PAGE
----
“We had some ideas on locations that just weren’t available, that I thought would have worked perfectly, but they’re off the table,” Sternberg said in Port Charlotte Thursday. “So we’re sort of moving down our list to Nos. 2, 3 and 4. It’s like starting pitchers, you have five of them and sometimes No. 4 is better than No. 2, but rarely better than No. 1. The No. 1 is the No. 1. I hate to be mixing these sort of metaphors, but it sort of works in this case.

“We did have a choice that we thought that was going to be ideal, a choice or two, and it was going to be unavailable. We would have had to flesh it out. But we’re working and trying to find out what will be next best.”

Sternberg wouldn’t say where his choice would have been, or if it was in Tampa or St. Petersburg.

How optimistic is Sternberg?

“It’s unknown at this point,” he said.

Sternberg said in February he expected conclusion by August, but said Thursday it could take until the end of the year.

“Nobody wants this process to move quicker than we do,” he said. “Because the sooner we are able to get something done the quicker we’re able to ramp up our revenues and know where our future’s going to be for the next set of generations to come, but it’s an important process and we’re not doing this in a vacuum. We’re working with various cities on both sides of the bay, we’re working with the different counties on both sides of the bay, we’re working with MLB to a point as well, landowners sometimes in some cases. It’s a complicated process.”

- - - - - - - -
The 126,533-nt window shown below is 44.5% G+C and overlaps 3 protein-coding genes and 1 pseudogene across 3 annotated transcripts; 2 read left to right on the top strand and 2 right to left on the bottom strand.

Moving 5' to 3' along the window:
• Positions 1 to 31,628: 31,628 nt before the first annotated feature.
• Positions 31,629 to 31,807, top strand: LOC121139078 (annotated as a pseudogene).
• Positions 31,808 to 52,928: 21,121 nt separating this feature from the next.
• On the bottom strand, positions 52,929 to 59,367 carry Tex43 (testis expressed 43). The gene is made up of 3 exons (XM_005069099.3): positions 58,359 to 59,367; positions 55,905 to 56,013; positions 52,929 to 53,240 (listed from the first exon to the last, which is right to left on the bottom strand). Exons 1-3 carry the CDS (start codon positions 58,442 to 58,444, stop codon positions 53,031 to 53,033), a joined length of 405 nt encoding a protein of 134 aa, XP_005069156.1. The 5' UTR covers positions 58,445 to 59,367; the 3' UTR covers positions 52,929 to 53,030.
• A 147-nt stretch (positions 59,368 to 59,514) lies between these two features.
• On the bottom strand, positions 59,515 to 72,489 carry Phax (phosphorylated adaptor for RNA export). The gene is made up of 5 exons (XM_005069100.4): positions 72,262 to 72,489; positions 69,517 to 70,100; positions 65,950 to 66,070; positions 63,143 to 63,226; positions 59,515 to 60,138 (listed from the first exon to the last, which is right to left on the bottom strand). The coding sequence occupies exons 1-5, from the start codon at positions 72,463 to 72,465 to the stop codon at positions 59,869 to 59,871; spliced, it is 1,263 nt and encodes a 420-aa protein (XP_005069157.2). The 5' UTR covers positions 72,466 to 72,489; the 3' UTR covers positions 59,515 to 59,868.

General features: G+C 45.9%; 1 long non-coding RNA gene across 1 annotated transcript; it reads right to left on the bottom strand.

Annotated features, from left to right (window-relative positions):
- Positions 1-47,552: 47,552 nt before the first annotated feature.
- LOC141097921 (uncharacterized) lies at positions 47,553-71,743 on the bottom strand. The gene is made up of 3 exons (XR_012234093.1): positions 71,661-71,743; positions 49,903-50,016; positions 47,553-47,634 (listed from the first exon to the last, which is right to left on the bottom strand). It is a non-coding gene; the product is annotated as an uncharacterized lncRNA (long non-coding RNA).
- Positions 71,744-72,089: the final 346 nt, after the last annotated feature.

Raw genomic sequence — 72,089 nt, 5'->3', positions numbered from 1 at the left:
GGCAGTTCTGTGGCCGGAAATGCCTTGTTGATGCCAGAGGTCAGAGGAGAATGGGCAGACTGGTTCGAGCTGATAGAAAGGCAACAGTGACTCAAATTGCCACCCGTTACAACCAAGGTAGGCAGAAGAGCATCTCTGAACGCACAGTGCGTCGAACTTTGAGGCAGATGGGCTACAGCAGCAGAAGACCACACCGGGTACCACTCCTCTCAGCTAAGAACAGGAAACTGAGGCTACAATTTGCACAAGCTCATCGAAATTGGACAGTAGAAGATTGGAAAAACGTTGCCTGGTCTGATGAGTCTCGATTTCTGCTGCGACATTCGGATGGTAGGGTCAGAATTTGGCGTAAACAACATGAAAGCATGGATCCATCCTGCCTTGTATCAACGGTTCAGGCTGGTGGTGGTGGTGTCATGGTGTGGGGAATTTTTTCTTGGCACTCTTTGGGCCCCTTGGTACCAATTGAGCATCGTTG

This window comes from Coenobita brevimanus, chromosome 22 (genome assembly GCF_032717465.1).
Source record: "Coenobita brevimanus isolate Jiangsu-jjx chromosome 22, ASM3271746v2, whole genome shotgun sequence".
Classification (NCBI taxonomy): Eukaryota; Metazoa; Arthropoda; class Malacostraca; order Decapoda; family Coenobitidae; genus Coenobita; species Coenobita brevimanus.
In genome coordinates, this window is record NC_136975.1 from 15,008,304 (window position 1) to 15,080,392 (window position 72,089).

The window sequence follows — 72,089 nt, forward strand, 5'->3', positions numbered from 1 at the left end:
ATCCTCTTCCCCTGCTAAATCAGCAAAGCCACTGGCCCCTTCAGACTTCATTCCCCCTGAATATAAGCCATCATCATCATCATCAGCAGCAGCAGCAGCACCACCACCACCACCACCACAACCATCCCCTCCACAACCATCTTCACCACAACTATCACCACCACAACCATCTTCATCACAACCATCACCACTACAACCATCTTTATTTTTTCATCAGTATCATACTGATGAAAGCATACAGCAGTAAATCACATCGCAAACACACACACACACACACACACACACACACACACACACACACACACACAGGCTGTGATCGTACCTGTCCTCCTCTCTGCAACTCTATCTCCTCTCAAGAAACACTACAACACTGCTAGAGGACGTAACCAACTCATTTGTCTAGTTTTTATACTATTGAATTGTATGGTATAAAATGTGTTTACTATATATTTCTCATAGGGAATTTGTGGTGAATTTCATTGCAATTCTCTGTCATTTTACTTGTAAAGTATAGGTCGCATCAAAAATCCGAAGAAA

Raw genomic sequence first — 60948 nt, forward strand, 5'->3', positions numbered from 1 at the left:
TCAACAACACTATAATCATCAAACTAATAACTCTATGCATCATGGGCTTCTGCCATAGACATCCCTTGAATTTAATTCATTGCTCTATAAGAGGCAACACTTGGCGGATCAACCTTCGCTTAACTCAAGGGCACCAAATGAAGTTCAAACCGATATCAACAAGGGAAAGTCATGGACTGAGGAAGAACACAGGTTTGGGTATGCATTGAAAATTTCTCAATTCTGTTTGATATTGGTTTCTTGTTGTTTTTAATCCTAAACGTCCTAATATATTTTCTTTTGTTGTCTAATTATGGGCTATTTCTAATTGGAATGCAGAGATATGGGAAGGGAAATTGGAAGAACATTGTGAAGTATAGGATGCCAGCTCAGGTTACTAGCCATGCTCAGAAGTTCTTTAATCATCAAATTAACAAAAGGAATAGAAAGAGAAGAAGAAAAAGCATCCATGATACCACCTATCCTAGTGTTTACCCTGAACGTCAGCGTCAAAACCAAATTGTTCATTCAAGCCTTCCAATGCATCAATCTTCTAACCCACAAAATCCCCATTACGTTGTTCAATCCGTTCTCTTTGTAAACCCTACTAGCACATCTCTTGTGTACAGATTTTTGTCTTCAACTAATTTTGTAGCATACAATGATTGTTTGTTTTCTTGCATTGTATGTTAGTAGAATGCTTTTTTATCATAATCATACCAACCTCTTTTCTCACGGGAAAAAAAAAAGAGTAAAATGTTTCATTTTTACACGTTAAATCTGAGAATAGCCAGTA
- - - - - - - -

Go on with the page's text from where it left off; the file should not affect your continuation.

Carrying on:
Gators’ fans continue to search for their next great quarterback

There is one question that dominates the Univesity of Florida football team. It isn’t about linebackers.

It isn’t about receivers or runners or defensive backs. It isn’t about opponents or guards or defenders.

At Florida, the question is always about quarterbacks.

This spring, with a shoulder injury to incumbent Luke Del Rio, the Gators have been turned over to redshirt freshmen Feleipe Franks and Kyle Trask. The Gators haven’t had an impact quarterback since Tim Tebow in 2009.

That has led to a Franks vs. Trask discussion on campus that has not paused. It seems to be a friendly competition.

“We haven’t had any tension,” Trask told the Orlando Sentinel. “Because we both early enrolled we’ve gotten close ever since.”

“Like they say, iron sharpens iron,” Franks said. “It’s a cool opportunity, a very cool opportunity. I’m working my butt off every day for that opportunity.”

A year ago, however, Franks was still wrestling with an “overwhelming” playbook.